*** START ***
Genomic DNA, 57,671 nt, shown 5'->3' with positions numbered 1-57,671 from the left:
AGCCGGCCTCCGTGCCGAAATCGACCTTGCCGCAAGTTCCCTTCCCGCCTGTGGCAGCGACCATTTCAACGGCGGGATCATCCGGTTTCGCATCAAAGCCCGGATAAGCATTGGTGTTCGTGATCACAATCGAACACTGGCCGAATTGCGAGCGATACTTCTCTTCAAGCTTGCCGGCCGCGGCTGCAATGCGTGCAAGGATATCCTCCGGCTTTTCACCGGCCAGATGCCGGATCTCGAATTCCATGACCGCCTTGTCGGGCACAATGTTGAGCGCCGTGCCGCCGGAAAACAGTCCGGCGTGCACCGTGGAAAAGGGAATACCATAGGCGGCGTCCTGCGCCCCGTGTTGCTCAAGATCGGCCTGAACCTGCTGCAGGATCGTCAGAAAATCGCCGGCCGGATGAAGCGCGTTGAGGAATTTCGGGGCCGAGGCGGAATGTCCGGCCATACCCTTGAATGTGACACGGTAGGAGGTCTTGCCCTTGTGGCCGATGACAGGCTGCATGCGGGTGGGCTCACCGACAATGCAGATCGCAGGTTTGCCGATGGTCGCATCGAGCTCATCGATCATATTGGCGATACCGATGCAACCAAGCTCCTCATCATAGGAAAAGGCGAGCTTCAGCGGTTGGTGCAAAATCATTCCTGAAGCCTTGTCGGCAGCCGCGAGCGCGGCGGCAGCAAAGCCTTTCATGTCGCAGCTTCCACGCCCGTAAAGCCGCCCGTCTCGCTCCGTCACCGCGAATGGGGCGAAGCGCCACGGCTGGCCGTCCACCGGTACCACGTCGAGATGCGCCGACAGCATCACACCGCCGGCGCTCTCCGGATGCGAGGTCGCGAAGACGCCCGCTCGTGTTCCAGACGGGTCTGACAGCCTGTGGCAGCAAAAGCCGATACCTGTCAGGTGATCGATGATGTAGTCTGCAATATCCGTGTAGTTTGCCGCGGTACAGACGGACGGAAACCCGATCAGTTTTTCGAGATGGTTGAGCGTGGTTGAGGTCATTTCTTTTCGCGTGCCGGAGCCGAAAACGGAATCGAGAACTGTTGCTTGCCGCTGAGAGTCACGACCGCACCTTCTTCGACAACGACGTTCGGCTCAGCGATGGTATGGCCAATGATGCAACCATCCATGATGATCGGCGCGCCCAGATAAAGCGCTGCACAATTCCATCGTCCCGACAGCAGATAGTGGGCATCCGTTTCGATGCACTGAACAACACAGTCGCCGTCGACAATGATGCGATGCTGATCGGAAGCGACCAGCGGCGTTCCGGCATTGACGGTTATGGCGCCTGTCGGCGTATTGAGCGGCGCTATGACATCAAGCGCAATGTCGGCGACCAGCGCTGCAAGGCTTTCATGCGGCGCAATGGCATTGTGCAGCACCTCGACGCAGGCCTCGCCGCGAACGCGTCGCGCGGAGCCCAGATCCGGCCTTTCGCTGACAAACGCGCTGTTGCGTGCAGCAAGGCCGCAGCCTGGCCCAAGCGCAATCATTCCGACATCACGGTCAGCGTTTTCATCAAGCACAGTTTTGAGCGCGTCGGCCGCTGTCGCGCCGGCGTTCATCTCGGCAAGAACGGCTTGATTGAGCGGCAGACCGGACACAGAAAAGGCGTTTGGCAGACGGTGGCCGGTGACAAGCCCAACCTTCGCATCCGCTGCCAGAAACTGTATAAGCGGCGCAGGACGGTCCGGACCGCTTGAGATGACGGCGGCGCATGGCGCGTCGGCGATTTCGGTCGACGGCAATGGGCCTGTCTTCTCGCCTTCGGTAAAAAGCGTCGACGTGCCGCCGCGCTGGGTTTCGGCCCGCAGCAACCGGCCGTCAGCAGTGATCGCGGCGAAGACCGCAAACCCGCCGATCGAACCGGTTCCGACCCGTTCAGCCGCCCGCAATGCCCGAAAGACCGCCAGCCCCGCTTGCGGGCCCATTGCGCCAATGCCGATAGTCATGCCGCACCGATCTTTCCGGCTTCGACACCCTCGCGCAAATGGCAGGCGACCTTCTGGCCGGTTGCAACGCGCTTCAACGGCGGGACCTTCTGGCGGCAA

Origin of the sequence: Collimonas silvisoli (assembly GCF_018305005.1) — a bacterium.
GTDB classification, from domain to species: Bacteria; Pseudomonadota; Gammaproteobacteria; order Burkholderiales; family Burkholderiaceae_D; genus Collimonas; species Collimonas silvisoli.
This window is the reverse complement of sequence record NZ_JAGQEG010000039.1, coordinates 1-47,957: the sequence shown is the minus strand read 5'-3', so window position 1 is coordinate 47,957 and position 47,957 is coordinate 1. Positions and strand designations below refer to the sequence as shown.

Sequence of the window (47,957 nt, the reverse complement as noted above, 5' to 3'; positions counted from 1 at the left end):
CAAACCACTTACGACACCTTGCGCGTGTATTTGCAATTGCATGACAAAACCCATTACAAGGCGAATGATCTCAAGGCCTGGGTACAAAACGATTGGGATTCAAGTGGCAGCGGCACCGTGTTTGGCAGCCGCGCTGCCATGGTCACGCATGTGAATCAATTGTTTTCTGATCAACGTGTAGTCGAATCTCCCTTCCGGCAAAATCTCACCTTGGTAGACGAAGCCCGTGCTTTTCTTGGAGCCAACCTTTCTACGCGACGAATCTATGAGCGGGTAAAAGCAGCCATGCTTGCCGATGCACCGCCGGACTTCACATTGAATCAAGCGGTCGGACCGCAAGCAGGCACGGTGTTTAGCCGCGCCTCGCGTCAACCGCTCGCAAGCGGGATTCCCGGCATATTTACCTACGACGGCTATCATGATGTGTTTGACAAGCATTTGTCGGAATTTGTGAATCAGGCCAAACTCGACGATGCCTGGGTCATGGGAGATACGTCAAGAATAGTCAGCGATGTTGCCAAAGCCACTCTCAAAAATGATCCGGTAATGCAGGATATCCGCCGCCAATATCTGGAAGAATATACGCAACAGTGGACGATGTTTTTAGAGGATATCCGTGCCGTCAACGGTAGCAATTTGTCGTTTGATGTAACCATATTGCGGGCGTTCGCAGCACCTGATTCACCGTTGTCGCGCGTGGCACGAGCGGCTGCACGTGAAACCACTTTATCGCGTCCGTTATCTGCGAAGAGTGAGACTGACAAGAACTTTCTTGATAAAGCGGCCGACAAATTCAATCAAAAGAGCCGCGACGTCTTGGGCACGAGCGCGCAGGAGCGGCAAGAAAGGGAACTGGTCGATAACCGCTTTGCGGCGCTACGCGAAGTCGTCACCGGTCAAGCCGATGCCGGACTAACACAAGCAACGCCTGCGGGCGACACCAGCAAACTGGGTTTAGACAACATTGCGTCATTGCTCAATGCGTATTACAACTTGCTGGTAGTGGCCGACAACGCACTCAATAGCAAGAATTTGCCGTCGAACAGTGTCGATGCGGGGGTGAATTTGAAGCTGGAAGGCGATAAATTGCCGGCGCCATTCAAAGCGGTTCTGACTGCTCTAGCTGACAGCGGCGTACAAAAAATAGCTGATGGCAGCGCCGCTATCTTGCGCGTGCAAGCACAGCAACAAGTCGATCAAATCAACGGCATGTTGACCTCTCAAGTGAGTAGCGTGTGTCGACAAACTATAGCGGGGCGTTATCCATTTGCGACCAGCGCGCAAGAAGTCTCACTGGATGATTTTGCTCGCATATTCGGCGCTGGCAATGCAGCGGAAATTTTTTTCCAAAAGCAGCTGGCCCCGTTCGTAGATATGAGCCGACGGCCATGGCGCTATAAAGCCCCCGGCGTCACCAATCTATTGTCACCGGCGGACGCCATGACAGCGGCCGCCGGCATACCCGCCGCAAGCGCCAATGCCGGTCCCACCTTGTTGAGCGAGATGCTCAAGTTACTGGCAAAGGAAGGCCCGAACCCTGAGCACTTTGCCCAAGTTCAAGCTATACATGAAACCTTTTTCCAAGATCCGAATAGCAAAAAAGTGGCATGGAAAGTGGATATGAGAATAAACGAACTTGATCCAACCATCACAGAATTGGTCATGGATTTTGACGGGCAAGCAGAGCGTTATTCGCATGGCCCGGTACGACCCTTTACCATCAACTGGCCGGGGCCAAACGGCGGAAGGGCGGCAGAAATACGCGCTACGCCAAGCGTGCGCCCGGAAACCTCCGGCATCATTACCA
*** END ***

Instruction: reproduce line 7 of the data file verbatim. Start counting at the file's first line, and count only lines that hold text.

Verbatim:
CAAACCACTTACGACACCTTGCGCGTGTATTTGCAATTGCATGACAAAACCCATTACAAGGCGAATGATCTCAAGGCCTGGGTACAAAACGATTGGGATTCAAGTGGCAGCGGCACCGTGTTTGGCAGCCGCGCTGCCATGGTCACGCATGTGAATCAATTGTTTTCTGATCAACGTGTAGTCGAATCTCCCTTCCGGCAAAATCTCACCTTGGTAGACGAAGCCCGTGCTTTTCTTGGAGCCAACCTTTCTACGCGACGAATCTATGAGCGGGTAAAAGCAGCCATGCTTGCCGATGCACCGCCGGACTTCACATTGAATCAAGCGGTCGGACCGCAAGCAGGCACGGTGTTTAGCCGCGCCTCGCGTCAACCGCTCGCAAGCGGGATTCCCGGCATATTTACCTACGACGGCTATCATGATGTGTTTGACAAGCATTTGTCGGAATTTGTGAATCAGGCCAAACTCGACGATGCCTGGGTCATGGGAGATACGTCAAGAATAGTCAGCGATGTTGCCAAAGCCACTCTCAAAAATGATCCGGTAATGCAGGATATCCGCCGCCAATATCTGGAAGAATATACGCAACAGTGGACGATGTTTTTAGAGGATATCCGTGCCGTCAACGGTAGCAATTTGTCGTTTGATGTAACCATATTGCGGGCGTTCGCAGCACCTGATTCACCGTTGTCGCGCGTGGCACGAGCGGCTGCACGTGAAACCACTTTATCGCGTCCGTTATCTGCGAAGAGTGAGACTGACAAGAACTTTCTTGATAAAGCGGCCGACAAATTCAATCAAAAGAGCCGCGACGTCTTGGGCACGAGCGCGCAGGAGCGGCAAGAAAGGGAACTGGTCGATAACCGCTTTGCGGCGCTACGCGAAGTCGTCACCGGTCAAGCCGATGCCGGACTAACACAAGCAACGCCTGCGGGCGACACCAGCAAACTGGGTTTAGACAACATTGCGTCATTGCTCAATGCGTATTACAACTTGCTGGTAGTGGCCGACAACGCACTCAATAGCAAGAATTTGCCGTCGAACAGTGTCGATGCGGGGGTGAATTTGAAGCTGGAAGGCGATAAATTGCCGGCGCCATTCAAAGCGGTTCTGACTGCTCTAGCTGACAGCGGCGTACAAAAAATAGCTGATGGCAGCGCCGCTATCTTGCGCGTGCAAGCACAGCAACAAGTCGATCAAATCAACGGCATGTTGACCTCTCAAGTGAGTAGCGTGTGTCGACAAACTATAGCGGGGCGTTATCCATTTGCGACCAGCGCGCAAGAAGTCTCACTGGATGATTTTGCTCGCATATTCGGCGCTGGCAATGCAGCGGAAATTTTTTTCCAAAAGCAGCTGGCCCCGTTCGTAGATATGAGCCGACGGCCATGGCGCTATAAAGCCCCCGGCGTCACCAATCTATTGTCACCGGCGGACGCCATGACAGCGGCCGCCGGCATACCCGCCGCAAGCGCCAATGCCGGTCCCACCTTGTTGAGCGAGATGCTCAAGTTACTGGCAAAGGAAGGCCCGAACCCTGAGCACTTTGCCCAAGTTCAAGCTATACATGAAACCTTTTTCCAAGATCCGAATAGCAAAAAAGTGGCATGGAAAGTGGATATGAGAATAAACGAACTTGATCCAACCATCACAGAATTGGTCATGGATTTTGACGGGCAAGCAGAGCGTTATTCGCATGGCCCGGTACGACCCTTTACCATCAACTGGCCGGGGCCAAACGGCGGAAGGGCGGCAGAAATACGCGCTACGCCAAGCGTGCGCCCGGAAACCTCCGGCATCATTACCA